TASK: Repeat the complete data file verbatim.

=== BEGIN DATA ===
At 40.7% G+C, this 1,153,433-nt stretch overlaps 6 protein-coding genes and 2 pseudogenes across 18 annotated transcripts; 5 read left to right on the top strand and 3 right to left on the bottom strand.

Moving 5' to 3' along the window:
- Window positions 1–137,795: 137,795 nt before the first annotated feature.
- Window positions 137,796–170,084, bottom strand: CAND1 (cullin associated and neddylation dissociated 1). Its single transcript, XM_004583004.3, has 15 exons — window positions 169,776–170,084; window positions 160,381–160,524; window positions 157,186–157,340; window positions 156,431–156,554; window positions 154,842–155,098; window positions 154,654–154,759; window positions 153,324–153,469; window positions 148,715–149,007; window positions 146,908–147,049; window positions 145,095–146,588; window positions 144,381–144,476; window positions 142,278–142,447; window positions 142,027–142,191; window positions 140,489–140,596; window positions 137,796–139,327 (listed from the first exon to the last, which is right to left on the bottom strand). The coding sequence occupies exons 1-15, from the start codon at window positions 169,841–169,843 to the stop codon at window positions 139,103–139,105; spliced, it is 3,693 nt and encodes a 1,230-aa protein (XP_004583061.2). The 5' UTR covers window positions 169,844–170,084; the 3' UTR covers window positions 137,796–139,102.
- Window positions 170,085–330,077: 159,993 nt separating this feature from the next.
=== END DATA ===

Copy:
At 40.7% G+C, this 1,153,433-nt stretch overlaps 6 protein-coding genes and 2 pseudogenes across 18 annotated transcripts; 5 read left to right on the top strand and 3 right to left on the bottom strand.

Moving 5' to 3' along the window:
- Window positions 1–137,795: 137,795 nt before the first annotated feature.
- Window positions 137,796–170,084, bottom strand: CAND1 (cullin associated and neddylation dissociated 1). Its single transcript, XM_004583004.3, has 15 exons — window positions 169,776–170,084; window positions 160,381–160,524; window positions 157,186–157,340; window positions 156,431–156,554; window positions 154,842–155,098; window positions 154,654–154,759; window positions 153,324–153,469; window positions 148,715–149,007; window positions 146,908–147,049; window positions 145,095–146,588; window positions 144,381–144,476; window positions 142,278–142,447; window positions 142,027–142,191; window positions 140,489–140,596; window positions 137,796–139,327 (listed from the first exon to the last, which is right to left on the bottom strand). The coding sequence occupies exons 1-15, from the start codon at window positions 169,841–169,843 to the stop codon at window positions 139,103–139,105; spliced, it is 3,693 nt and encodes a 1,230-aa protein (XP_004583061.2). The 5' UTR covers window positions 169,844–170,084; the 3' UTR covers window positions 137,796–139,102.
- Window positions 170,085–330,077: 159,993 nt separating this feature from the next.